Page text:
If Stephen Sweeney (D-West Deptford) is successful in his bid to replace Richard Codey (D-Roseland) as Senate President in November, Senate Democrats will have to decide who will replace Sweeney as Majority Leader. And if Sweeney challenges Codey and loses, he could face a fight to keep the job he has now. Either way, there could be a contested race for Senate Majority Leader.
Less than two years ago, Sweeney narrowly won the #2 Senate leadership post, defeating Paul Sarlo (D-Wood-Ridge) by a 14-9 vote after Bernard Kenney (D-Hoboken) did not seek re-election. Sarlo had Codey’s strong endorsement.
Sweeney won by assembling a coalition of six South Jersey Senators, along with support from Democratic Senators in Middlesex and Union, and Sandra Cunningham (D-Jersey City), Brian Stack (D-Union City), and Loretta Weinberg (D-Teaneck). Raymond Lesniak (D-Elizabeth) was Sweeney’s kingmaker; he helped deliver five votes on the day of the election.
But Sweeney would not necessarily have the same coalition against Codey as he did against Sarlo. He does not yet have the votes of Cunningham, Stack, Weinberg, and Joseph Vitale (D-Woodbridge), although Theresa Ruiz (D-Newark) is probably with him.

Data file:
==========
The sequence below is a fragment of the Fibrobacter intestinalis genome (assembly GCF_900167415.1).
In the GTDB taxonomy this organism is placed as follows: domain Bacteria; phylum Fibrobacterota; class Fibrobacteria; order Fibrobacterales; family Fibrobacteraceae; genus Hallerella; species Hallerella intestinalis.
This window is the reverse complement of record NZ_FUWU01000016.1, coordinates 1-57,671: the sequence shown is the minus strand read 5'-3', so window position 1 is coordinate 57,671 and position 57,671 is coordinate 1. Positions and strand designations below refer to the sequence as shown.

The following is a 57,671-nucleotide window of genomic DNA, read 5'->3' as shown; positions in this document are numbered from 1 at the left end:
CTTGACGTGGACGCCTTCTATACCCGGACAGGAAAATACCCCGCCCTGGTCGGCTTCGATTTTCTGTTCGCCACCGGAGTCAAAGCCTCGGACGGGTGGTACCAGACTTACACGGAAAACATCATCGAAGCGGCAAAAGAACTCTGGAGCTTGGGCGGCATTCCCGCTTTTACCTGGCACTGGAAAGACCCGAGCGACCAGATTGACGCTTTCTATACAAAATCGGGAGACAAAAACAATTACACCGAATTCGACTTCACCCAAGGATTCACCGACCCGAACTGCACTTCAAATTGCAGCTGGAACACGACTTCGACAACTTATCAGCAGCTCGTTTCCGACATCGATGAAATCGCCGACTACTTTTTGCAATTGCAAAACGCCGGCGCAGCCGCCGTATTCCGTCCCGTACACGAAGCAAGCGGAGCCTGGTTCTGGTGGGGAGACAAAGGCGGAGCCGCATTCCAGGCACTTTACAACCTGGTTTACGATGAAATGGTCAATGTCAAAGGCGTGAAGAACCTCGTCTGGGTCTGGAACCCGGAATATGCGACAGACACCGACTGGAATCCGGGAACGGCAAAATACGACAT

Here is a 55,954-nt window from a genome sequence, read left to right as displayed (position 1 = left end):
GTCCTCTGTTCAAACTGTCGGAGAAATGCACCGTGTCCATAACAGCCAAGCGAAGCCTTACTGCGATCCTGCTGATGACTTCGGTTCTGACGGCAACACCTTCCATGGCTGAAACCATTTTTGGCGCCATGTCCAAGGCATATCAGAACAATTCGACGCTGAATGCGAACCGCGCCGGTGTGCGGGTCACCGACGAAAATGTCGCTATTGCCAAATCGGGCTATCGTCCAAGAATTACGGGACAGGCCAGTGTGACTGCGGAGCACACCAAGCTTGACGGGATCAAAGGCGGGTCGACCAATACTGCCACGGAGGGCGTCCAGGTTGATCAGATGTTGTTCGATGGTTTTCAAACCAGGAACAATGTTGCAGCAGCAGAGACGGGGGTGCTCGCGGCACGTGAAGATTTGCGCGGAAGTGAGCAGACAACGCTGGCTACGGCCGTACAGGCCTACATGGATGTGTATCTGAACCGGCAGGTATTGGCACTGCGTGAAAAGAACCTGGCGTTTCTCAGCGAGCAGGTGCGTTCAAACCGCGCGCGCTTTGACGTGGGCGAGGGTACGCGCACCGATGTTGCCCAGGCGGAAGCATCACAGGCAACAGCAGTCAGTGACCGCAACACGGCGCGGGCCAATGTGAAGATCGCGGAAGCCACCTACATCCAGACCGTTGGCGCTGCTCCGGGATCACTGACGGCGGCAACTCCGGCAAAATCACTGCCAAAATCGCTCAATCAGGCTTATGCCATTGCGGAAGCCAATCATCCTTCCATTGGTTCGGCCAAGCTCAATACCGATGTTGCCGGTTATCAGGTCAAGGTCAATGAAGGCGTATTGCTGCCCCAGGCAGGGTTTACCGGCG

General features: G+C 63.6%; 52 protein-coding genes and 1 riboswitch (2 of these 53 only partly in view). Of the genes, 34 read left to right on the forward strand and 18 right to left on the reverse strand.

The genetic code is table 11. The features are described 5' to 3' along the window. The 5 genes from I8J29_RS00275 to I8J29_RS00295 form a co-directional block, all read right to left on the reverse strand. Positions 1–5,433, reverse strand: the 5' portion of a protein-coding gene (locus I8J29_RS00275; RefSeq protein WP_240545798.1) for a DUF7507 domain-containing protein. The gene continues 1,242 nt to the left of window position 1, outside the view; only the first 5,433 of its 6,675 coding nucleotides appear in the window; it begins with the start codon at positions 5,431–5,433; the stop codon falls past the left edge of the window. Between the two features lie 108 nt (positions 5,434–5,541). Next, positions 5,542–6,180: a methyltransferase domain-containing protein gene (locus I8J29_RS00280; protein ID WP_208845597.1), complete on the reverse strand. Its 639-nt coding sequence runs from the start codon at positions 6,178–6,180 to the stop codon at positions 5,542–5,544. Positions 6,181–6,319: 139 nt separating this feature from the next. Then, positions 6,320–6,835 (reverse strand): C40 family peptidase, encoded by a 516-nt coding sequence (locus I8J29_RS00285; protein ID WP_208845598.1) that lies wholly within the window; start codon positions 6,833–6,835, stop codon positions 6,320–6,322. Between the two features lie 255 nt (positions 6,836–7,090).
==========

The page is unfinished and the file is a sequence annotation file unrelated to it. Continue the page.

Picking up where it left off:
Don’t count out Vitale, the Chairman of the Senate Health, Human Services and Senior Citizens Committee, when discussing any leadership contest. He is well-liked in the Senate and has friends in both the Codey and Sweeney camp.
The conventional wisdom is that Sarlo, who became Senate Judiciary Chairman in January after John Adler (D-Cherry Hill) left to take his seat in Congress, will try again for Majority Leader. Sarlo has worked hard over the last two years to forge a stronger relationship with Lesniak. Vitale could also emerge as a candidate for Majority Leader; it would be tough for Sarlo to beat him.
If Sarlo or Vitale move up, it puts the chairmanship of Judiciary and Health, two of the Senate’s most powerful committees, in play. Look for Sweeney to pick Nicholas Scutari (D-Linden) for Judiciary – something that could happen anyway if Sarlo sticks with Codey. And if Vitale becomes Majority Leader, Weinberg could emerge as the leading contender to run the Health Committee (unless she is the Lt. Governor).
Sarlo might prefer to stay at Judiciary, which these days seems to be an enormously powerful post. Senators who view Majority Leader as being in the line of succession to the Senate Presidency might consider this: Codey has been the Senate Democratic leader for ten years, and Sweeney is not the kind of guy who gives things up easily – he has continued to hold his seat on the Gloucester County Board of Freeholders since his election to the Senate in 2001.
2007 Race for Senate Majority Leader
Sweeney (14): Van Drew, Whelan, Sweeney, Madden, Redd, Adler, Smith, Buono, Lesniak, Scutari, Cunningham, Stack, Weinberg
Sarlo (9): Turner, Codey, Rice, Ruiz, Sacco, Gill, Girgenti, Sarlo, Gordon